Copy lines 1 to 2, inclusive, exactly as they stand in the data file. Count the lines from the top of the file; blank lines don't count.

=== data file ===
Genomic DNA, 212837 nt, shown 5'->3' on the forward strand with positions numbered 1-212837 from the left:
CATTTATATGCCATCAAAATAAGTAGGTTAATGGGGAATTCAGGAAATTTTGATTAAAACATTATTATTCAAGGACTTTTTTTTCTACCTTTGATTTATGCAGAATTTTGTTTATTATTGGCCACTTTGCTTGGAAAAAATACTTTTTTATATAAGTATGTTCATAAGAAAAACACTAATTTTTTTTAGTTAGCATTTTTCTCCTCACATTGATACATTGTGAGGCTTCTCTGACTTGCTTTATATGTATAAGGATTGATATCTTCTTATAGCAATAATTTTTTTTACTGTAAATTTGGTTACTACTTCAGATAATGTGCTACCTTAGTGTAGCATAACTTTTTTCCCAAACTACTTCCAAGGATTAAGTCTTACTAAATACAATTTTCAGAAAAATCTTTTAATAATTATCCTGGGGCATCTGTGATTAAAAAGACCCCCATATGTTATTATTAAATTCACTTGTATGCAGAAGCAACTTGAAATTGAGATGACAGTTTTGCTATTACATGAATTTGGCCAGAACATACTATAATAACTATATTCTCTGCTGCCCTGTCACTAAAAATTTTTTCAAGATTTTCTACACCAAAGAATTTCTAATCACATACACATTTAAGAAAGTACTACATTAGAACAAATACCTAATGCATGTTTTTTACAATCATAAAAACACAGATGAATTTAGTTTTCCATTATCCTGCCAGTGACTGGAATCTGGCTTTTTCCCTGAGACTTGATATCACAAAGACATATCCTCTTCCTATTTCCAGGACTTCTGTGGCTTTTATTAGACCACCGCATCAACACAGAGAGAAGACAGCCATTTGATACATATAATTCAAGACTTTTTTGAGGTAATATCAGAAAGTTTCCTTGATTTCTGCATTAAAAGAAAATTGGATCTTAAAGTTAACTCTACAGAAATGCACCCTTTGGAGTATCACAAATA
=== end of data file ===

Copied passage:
Genomic DNA, 212837 nt, shown 5'->3' on the forward strand with positions numbered 1-212837 from the left:
CATTTATATGCCATCAAAATAAGTAGGTTAATGGGGAATTCAGGAAATTTTGATTAAAACATTATTATTCAAGGACTTTTTTTTCTACCTTTGATTTATGCAGAATTTTGTTTATTATTGGCCACTTTGCTTGGAAAAAATACTTTTTTATATAAGTATGTTCATAAGAAAAACACTAATTTTTTTTAGTTAGCATTTTTCTCCTCACATTGATACATTGTGAGGCTTCTCTGACTTGCTTTATATGTATAAGGATTGATATCTTCTTATAGCAATAATTTTTTTTACTGTAAATTTGGTTACTACTTCAGATAATGTGCTACCTTAGTGTAGCATAACTTTTTTCCCAAACTACTTCCAAGGATTAAGTCTTACTAAATACAATTTTCAGAAAAATCTTTTAATAATTATCCTGGGGCATCTGTGATTAAAAAGACCCCCATATGTTATTATTAAATTCACTTGTATGCAGAAGCAACTTGAAATTGAGATGACAGTTTTGCTATTACATGAATTTGGCCAGAACATACTATAATAACTATATTCTCTGCTGCCCTGTCACTAAAAATTTTTTCAAGATTTTCTACACCAAAGAATTTCTAATCACATACACATTTAAGAAAGTACTACATTAGAACAAATACCTAATGCATGTTTTTTACAATCATAAAAACACAGATGAATTTAGTTTTCCATTATCCTGCCAGTGACTGGAATCTGGCTTTTTCCCTGAGACTTGATATCACAAAGACATATCCTCTTCCTATTTCCAGGACTTCTGTGGCTTTTATTAGACCACCGCATCAACACAGAGAGAAGACAGCCATTTGATACATATAATTCAAGACTTTTTTGAGGTAATATCAGAAAGTTTCCTTGATTTCTGCATTAAAAGAAAATTGGATCTTAAAGTTAACTCTACAGAAATGCACCCTTTGGAGTATCACAAATA